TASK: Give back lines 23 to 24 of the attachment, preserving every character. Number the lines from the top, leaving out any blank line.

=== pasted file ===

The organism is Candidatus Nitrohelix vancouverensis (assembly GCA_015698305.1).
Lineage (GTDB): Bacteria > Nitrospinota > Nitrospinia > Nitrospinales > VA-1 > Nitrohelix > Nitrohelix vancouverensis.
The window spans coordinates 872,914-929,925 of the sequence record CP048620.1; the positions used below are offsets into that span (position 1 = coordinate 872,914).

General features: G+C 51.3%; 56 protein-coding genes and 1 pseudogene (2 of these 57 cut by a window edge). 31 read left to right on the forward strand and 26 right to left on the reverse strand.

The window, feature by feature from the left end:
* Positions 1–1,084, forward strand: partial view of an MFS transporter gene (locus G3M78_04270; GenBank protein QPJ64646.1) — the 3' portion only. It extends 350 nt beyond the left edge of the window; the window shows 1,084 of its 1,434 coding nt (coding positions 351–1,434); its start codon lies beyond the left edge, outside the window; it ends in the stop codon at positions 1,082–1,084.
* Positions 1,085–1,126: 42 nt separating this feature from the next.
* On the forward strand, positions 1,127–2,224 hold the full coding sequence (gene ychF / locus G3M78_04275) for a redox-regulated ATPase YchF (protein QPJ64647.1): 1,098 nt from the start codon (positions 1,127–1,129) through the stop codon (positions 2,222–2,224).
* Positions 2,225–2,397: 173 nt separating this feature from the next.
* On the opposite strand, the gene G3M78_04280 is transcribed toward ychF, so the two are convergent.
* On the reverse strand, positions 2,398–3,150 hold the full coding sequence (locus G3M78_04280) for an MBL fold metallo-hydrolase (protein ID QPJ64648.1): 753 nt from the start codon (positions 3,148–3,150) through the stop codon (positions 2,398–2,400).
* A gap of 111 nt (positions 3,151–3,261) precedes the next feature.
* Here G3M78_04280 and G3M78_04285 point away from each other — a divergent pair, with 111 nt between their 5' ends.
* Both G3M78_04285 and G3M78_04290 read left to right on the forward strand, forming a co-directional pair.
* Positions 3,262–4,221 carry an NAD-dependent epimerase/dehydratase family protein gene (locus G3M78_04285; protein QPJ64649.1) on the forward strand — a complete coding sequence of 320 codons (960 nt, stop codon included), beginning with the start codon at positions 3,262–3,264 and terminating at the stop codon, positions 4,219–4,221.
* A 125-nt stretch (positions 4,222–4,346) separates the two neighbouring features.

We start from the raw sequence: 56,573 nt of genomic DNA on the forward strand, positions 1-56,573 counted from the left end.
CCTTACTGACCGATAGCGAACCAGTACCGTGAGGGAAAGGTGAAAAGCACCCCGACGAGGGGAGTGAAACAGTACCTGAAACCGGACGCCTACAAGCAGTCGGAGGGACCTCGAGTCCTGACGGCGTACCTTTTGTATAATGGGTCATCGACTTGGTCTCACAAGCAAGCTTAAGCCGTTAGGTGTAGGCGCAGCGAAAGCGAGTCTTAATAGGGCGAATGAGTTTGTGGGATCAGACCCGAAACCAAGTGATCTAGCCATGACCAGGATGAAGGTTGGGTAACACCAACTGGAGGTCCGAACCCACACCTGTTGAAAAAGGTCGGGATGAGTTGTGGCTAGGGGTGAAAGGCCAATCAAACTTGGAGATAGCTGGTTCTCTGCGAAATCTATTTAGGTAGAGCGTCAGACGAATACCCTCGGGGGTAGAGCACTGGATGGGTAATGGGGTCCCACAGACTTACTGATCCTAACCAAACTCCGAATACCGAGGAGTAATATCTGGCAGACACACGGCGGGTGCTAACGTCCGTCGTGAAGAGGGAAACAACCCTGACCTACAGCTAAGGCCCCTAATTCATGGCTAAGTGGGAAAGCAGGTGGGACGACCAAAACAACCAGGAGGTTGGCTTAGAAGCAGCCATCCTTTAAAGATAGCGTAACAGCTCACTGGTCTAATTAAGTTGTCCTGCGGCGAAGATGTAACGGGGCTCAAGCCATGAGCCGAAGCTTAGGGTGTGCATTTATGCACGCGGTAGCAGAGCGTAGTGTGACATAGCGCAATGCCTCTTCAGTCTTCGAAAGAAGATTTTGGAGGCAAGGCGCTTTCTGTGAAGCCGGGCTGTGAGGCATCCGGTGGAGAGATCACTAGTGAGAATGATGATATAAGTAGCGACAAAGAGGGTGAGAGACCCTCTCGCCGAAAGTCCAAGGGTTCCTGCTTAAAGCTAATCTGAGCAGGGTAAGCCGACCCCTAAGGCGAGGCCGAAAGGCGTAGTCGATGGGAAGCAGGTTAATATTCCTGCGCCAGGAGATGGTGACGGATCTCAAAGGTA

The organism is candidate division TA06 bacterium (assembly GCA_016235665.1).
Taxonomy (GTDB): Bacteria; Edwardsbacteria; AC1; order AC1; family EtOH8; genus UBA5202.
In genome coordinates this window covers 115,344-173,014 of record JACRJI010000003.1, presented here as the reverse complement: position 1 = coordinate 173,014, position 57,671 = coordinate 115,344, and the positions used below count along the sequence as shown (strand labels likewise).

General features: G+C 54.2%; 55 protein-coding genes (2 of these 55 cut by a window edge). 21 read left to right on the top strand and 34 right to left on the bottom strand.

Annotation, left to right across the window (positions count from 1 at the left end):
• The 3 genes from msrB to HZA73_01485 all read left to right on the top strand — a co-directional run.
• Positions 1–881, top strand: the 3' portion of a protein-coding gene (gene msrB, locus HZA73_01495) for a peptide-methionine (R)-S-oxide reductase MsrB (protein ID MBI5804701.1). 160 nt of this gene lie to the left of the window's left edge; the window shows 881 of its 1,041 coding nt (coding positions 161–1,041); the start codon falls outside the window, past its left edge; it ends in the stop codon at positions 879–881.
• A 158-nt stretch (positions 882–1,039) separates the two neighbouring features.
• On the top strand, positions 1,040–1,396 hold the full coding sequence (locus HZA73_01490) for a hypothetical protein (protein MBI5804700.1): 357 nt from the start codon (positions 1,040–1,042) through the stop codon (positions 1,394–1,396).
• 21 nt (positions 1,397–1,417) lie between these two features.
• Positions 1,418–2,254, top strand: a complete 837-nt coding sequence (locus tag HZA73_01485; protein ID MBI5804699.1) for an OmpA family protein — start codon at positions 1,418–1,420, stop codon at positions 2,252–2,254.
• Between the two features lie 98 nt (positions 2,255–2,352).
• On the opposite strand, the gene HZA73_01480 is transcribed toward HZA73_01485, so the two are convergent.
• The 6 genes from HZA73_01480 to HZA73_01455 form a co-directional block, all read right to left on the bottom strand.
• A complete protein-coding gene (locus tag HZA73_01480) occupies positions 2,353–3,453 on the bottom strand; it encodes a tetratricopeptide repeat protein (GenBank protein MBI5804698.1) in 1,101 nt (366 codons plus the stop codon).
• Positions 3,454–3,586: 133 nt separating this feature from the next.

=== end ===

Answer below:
Annotation, left to right across the window (positions count from 1 at the left end):
• The 3 genes from msrB to HZA73_01485 all read left to right on the top strand — a co-directional run.